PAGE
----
It’s all right to be sexist as long as you do it in private! As Nigel Tufnel says, “what’s wrong with bein’ sexy?”

  5. Jay Dubbs says:

    It strikes me that the GOP has become the “Victim’s Party.” Everything that goes wrong can be explained by being the victim of _______. It sounds an awful like the Democrats in the 70’s and 80’s.

  6. Boyd says:

    It appears that Mr Johnson needs to spend a bit more time in his Bible, q.v. Deborah, Judge of the Israelites.

  7. James H says:

    Michele Bachmann didn’t lose the election because of sexism. She lost it because she has limited political appeal. But that doesn’t excuse Neanderthal sexist attitudes.

  8. ProudLiberal says:

    I am no fan of Bachmann’s, nor was a fan of Hilary Clinton; however, to imply that God even cares about American politics is obscene. God is so absent from humanity that he sent an angel to tell the Virgin Mother that she would birth His child and yet all these so-called Christian politicians claim that He speaks to them??? Overblown egoes and perhaps a few cases psychosis in my book.

  9. An Interested Party says:

    Perhaps some would prefer that our country were like this

  10. grumpy realist says:

    This is why, as a female, I don’t find much difference between voting against the Taliban and voting against a bunch of Religious Right republicans. In both cases, my life would be awful under them. We’re just talking about different circles of the Inferno….

  11. A voice from another precinct says:

    @Franklin: Don’t know that it is an exact match to the situation, but at times I have written messages to close friends where I was exploring hypothetical political and social heresies–one recent one involved the difference between a pregnant and unwed Bristol Palin and a, say, Chelsea Clinton at the same age in the same condition. Frankly, I would be disappointed if someone hacked into my mail account and published such a discussion. His explanation is fine as far as I am concerned, but in this age, he should be more careful about what he puts on the internet.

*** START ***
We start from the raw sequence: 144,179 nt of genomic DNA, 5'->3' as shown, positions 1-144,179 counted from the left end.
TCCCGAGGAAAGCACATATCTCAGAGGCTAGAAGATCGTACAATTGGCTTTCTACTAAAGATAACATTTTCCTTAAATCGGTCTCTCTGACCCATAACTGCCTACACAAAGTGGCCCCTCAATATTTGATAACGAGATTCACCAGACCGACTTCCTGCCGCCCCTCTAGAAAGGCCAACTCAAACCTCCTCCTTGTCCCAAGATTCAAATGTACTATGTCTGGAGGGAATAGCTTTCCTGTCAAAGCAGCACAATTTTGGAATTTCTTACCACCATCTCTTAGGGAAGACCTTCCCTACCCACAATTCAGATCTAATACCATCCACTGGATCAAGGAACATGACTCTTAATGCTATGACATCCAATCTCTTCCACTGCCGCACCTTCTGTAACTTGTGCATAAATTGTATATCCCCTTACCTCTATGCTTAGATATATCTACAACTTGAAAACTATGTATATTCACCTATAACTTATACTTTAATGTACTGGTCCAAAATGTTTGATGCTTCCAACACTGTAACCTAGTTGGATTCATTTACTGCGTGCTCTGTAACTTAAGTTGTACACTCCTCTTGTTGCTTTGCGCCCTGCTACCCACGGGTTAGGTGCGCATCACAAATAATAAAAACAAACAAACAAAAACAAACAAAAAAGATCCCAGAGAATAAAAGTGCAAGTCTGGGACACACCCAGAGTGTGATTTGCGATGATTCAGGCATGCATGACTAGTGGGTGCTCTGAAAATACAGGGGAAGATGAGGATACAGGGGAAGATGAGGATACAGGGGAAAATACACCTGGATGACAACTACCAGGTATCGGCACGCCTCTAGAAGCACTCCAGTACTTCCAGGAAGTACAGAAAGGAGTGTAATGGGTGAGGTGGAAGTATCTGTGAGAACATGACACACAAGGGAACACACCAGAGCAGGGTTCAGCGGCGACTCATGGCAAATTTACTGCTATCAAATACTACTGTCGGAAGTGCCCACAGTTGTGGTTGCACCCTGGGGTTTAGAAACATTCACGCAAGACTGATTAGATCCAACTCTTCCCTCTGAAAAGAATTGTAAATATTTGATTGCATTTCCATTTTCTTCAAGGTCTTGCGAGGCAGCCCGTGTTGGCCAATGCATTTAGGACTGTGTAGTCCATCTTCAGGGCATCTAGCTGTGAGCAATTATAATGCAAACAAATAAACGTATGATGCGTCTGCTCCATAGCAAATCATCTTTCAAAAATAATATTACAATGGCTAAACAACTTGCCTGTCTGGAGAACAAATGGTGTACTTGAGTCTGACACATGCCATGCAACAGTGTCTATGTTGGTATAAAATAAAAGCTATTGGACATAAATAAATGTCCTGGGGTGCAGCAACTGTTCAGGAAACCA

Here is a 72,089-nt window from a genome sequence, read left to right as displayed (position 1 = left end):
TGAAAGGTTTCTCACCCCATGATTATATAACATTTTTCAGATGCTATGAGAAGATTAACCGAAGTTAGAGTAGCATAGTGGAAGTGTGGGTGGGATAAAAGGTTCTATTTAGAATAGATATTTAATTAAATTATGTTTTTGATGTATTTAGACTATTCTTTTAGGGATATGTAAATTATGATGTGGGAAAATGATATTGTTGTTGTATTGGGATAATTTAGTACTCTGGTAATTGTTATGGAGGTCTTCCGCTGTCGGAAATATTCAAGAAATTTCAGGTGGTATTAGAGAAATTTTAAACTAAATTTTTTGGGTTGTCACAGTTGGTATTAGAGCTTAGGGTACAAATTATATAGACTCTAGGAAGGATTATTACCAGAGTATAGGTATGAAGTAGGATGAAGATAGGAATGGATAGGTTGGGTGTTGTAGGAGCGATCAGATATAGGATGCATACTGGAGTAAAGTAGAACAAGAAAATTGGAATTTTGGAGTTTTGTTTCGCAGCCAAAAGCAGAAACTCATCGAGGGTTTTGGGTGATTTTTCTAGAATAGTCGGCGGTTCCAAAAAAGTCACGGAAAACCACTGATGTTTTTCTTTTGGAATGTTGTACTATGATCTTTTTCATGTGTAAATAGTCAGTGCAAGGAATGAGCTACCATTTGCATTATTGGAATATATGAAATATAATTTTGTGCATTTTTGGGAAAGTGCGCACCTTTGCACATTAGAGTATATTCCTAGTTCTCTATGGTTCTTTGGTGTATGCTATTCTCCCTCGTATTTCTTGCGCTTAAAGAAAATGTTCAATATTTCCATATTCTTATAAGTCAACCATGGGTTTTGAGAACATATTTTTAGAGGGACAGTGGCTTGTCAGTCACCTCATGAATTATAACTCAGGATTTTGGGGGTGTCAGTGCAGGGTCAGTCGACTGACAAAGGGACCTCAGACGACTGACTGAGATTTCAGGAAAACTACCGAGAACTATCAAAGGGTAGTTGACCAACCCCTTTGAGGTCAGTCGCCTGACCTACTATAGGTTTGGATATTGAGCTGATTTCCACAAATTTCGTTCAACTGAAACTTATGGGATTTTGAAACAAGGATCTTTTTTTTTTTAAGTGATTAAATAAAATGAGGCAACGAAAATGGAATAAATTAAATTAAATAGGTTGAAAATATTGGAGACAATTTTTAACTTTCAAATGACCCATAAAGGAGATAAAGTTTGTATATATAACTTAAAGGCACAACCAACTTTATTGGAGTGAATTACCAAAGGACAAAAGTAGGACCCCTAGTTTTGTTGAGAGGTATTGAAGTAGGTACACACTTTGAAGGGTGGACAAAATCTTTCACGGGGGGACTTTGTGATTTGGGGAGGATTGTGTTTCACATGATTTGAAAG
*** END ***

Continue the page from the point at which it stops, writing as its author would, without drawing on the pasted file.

When my students asked me back at the beginning of the millennium about what to do to protect themselves from victimization by the Patriot Act cyberspace provisions. As I remember, I told them that if any government decides that it wants to “get” you, that government probably will succeed. My best advice was to avoid saying frivilous thing on the internet so that when the show trial comes, everyone will know what it is. Jamie Johnson, welcome to your show trial. Come onnnnnn down!

  12. Franklin says:

    @A voice from another precinct: Good point. I had actually considered whether my sarcasm was entirely fair on one level, but not on the level you have suggested. And in fact, he does pose it as a question in the given excerpt. And I would hate for my private communications to be aired publicly as well. So to be fair, I’ll give him the benefit of the doubt, despite the fact that I clearly don’t share his worldview that would result in such a question being asked.

  13. Anderson says:

    Sexism? Among Republicans?

    Surely not.